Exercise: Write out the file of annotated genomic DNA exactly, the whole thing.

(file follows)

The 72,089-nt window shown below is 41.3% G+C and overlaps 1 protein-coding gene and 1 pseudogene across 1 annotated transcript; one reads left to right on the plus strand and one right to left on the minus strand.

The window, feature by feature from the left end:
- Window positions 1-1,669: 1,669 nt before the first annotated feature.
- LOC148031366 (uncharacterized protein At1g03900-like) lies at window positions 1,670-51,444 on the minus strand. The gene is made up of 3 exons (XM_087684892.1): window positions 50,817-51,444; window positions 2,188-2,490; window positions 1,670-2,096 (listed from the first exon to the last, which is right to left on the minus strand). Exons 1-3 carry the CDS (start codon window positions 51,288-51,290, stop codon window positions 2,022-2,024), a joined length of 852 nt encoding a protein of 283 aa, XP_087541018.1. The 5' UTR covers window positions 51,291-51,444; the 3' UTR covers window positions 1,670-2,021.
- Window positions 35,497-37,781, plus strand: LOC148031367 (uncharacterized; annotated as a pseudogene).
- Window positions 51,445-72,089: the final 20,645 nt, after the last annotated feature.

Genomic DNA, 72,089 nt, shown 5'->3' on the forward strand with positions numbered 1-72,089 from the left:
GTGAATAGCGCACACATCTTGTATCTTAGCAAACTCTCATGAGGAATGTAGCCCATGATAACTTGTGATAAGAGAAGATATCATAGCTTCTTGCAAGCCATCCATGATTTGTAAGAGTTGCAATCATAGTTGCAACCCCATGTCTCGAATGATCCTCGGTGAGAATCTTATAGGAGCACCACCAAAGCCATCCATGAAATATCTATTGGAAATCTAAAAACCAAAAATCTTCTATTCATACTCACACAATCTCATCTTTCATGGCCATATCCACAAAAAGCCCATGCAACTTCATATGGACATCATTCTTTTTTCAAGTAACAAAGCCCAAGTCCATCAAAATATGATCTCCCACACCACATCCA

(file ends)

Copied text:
The 72,089-nt window shown below is 41.3% G+C and overlaps 1 protein-coding gene and 1 pseudogene across 1 annotated transcript; one reads left to right on the plus strand and one right to left on the minus strand.

The window, feature by feature from the left end:
- Window positions 1-1,669: 1,669 nt before the first annotated feature.
- LOC148031366 (uncharacterized protein At1g03900-like) lies at window positions 1,670-51,444 on the minus strand. The gene is made up of 3 exons (XM_087684892.1): window positions 50,817-51,444; window positions 2,188-2,490; window positions 1,670-2,096 (listed from the first exon to the last, which is right to left on the minus strand). Exons 1-3 carry the CDS (start codon window positions 51,288-51,290, stop codon window positions 2,022-2,024), a joined length of 852 nt encoding a protein of 283 aa, XP_087541018.1. The 5' UTR covers window positions 51,291-51,444; the 3' UTR covers window positions 1,670-2,021.
- Window positions 35,497-37,781, plus strand: LOC148031367 (uncharacterized; annotated as a pseudogene).
- Window positions 51,445-72,089: the final 20,645 nt, after the last annotated feature.

Genomic DNA, 72,089 nt, shown 5'->3' on the forward strand with positions numbered 1-72,089 from the left:
GTGAATAGCGCACACATCTTGTATCTTAGCAAACTCTCATGAGGAATGTAGCCCATGATAACTTGTGATAAGAGAAGATATCATAGCTTCTTGCAAGCCATCCATGATTTGTAAGAGTTGCAATCATAGTTGCAACCCCATGTCTCGAATGATCCTCGGTGAGAATCTTATAGGAGCACCACCAAAGCCATCCATGAAATATCTATTGGAAATCTAAAAACCAAAAATCTTCTATTCATACTCACACAATCTCATCTTTCATGGCCATATCCACAAAAAGCCCATGCAACTTCATATGGACATCATTCTTTTTTCAAGTAACAAAGCCCAAGTCCATCAAAATATGATCTCCCACACCACATCCA